# Spring Constants of Body Parts

When tissues are put under within their they exert a that is proportional to the . They also return back to their original size and shape when the force causing the deformation is removed. This exactly how springs behave, so we can model tissues, and any other material within its , as a collection of springs.

Consider modeling the humerus bone as a spring, as depicted in the image above. We can think of compressing a bone that has twice the of the humerus as equivalent to compressing two of the original springs at the same time, which would require twice the applied force to create the compression distance (). Therefore that bone would have twice the of the humerus. We can also think of a bone that is twice as long as the humerus as equivalent to compressing two of the original springs placed end-to-end. Each spring will only have to compress half of the total distance, so that would require only half the force to create the same total compression distance. Now we can see that the size of an object affects the . As a result, the force required to achieve a particular compression or stretch is different for different sized objects, even when they are made of the same material. In order to study the elastic properties of a material such as bone, independent of how big the bone is, then we need to remove the effect of size. That is why we have been working with , , and rather than , , and .

# Relating Spring Constant and Elastic Modulus

We have learned that the tells us how much force is required to stretch a spring a certain distance. We have also learned that the tells us how much is required to cause a certain . It seems like these concepts are very similar, but not quite identical, which is true. The stress and strain relation within the is really just after accounting for the amount and shape of the material being deformed, which allows us to analyze the material itself independent of the size of the object. Let’s see how elastic modulus and spring constant are related.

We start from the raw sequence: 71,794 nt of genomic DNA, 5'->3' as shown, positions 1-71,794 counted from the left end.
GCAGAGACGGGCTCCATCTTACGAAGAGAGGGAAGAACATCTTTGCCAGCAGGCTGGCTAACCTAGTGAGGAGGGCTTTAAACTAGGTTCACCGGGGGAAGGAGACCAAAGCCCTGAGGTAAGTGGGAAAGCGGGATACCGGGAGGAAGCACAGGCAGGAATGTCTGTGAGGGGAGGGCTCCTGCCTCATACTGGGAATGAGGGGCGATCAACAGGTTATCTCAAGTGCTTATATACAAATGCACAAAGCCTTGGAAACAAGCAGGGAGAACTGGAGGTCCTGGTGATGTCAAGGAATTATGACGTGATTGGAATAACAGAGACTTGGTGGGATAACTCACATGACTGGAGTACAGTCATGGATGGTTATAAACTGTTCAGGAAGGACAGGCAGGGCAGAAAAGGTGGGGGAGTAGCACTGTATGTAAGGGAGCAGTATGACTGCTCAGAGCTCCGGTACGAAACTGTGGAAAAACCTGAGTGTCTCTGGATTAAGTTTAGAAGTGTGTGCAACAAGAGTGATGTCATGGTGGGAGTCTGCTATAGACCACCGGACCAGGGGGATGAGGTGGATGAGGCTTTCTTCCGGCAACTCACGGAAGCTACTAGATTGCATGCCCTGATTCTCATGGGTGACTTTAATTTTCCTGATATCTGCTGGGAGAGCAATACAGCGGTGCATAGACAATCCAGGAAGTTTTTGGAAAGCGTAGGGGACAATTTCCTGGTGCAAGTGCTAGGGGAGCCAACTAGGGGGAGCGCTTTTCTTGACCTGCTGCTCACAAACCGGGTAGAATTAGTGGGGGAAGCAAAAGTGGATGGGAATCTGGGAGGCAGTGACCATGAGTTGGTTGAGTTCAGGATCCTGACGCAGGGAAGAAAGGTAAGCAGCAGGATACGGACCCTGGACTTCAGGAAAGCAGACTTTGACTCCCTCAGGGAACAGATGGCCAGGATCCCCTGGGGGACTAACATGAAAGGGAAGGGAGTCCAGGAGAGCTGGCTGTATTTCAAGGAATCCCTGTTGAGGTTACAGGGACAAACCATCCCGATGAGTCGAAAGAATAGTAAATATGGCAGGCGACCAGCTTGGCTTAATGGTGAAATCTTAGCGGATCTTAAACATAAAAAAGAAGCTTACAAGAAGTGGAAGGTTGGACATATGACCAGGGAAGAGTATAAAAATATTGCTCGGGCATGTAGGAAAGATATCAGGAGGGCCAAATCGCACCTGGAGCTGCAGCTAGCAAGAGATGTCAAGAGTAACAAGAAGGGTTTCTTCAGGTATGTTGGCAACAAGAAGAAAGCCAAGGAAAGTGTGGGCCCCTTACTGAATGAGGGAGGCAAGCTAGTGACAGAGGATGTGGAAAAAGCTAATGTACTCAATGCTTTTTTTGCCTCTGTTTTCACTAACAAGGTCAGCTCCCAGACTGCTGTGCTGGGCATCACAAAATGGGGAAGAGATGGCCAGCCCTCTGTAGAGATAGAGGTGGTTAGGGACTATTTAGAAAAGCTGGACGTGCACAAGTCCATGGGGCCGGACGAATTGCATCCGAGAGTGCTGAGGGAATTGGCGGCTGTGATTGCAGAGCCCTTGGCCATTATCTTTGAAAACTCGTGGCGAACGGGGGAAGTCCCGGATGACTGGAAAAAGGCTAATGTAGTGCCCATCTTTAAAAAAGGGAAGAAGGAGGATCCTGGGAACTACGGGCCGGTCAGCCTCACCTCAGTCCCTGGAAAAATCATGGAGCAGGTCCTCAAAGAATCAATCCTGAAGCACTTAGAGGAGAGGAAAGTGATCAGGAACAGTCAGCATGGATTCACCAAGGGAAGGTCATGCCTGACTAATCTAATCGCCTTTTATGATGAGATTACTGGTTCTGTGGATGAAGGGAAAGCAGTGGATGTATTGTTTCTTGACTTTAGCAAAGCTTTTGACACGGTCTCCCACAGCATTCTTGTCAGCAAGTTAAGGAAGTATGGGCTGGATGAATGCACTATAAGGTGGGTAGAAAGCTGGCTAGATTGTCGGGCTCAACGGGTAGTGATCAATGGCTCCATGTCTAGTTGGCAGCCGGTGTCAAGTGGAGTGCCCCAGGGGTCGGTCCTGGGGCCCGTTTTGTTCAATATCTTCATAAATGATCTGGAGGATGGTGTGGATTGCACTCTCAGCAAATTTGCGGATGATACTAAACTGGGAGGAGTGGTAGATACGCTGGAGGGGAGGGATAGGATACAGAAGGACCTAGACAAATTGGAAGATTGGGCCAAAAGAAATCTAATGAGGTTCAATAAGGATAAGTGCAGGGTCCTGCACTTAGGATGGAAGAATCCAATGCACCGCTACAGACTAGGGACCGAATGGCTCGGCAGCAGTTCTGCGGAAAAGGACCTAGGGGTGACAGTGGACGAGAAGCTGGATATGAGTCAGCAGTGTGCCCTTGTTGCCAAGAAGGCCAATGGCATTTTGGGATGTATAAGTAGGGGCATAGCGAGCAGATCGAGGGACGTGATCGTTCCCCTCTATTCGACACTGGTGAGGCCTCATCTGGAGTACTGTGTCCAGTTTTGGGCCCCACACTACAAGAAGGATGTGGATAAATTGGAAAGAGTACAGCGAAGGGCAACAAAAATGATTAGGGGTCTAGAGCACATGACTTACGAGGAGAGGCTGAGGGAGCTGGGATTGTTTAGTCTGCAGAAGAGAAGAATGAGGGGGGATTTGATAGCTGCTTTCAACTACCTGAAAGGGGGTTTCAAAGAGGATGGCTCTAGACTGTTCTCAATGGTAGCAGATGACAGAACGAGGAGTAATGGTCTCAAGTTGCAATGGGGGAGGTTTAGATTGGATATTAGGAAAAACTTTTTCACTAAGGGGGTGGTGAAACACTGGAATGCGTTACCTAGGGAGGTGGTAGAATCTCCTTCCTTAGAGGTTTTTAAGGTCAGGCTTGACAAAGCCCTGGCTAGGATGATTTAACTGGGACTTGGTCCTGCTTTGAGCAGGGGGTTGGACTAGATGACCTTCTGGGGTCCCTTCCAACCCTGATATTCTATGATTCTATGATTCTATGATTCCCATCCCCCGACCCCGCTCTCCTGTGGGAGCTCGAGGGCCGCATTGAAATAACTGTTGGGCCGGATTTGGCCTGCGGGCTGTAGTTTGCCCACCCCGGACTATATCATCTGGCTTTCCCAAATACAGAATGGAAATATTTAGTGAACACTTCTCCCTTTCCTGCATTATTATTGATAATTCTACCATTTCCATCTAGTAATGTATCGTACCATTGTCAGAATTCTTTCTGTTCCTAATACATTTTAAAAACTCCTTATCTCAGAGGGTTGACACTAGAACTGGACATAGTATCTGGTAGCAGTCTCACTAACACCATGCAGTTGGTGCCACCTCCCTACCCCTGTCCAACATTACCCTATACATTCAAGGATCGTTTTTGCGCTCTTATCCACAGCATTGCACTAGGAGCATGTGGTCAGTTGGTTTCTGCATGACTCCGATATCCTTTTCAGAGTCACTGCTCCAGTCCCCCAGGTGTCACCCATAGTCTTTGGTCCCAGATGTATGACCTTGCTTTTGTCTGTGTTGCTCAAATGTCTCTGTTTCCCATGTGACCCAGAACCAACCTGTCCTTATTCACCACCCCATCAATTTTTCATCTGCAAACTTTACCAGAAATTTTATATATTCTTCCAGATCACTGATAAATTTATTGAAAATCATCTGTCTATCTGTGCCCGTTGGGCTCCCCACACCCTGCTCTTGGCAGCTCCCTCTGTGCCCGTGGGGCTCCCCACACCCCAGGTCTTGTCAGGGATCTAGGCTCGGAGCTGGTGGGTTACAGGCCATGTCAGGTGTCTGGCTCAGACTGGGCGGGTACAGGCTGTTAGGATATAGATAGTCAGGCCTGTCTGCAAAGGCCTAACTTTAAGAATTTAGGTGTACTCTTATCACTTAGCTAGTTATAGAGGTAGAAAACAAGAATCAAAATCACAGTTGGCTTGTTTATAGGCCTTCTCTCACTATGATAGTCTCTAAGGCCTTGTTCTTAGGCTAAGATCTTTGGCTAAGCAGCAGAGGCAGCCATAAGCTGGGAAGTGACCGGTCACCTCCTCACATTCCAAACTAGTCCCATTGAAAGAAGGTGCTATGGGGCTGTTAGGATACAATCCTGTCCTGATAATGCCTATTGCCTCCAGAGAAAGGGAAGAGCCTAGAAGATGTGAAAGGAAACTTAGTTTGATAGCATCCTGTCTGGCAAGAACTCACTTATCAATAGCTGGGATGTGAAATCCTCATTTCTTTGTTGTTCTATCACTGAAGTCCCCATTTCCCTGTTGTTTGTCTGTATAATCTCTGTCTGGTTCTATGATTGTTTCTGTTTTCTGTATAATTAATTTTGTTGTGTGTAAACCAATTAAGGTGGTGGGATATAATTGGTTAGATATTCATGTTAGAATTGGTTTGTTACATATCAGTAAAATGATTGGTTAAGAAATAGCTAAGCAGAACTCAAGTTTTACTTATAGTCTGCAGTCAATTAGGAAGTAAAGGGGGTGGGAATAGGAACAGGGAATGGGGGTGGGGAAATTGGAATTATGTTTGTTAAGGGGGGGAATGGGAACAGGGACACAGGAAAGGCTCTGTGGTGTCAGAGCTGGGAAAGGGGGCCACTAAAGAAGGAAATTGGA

If we start with the elastic stress-strain relation:

(1)

And then replace stress and strain with their definitions from previous chapters:

(2)

We can rearrange to get force and stretch distance on opposite sides

(3)

Which looks exactly like Hooke’s Law if the spring constant of an object is just all the stuff sitting in front of the stretch distance:

(4)

Now we can see that the elastic property of materials causes them to behave like springs. The human body has adapted to take advantage of the springy nature of tissues to walk more efficiently, jump higher, and generally improve performance in many activities. Upcoming units will help us to understand the physics behind these adaptations.

### Everyday Example

Earlier we stated that a typical would stretch by about the width of a human hair when an additional 480 **lbs** (2135 **N**) of tension was applied after . How did we arrive at that surprising figure?

First we looked up the elastic modulus of the Achilles tendon and found the value to be 1.2 **GPa**.^{[1]}

Then we looked up the typical length and diameter of the Achilles tendon and found 0.15 **m **for the length and 0.018 **m** for the minimum diameter. ^{[2]}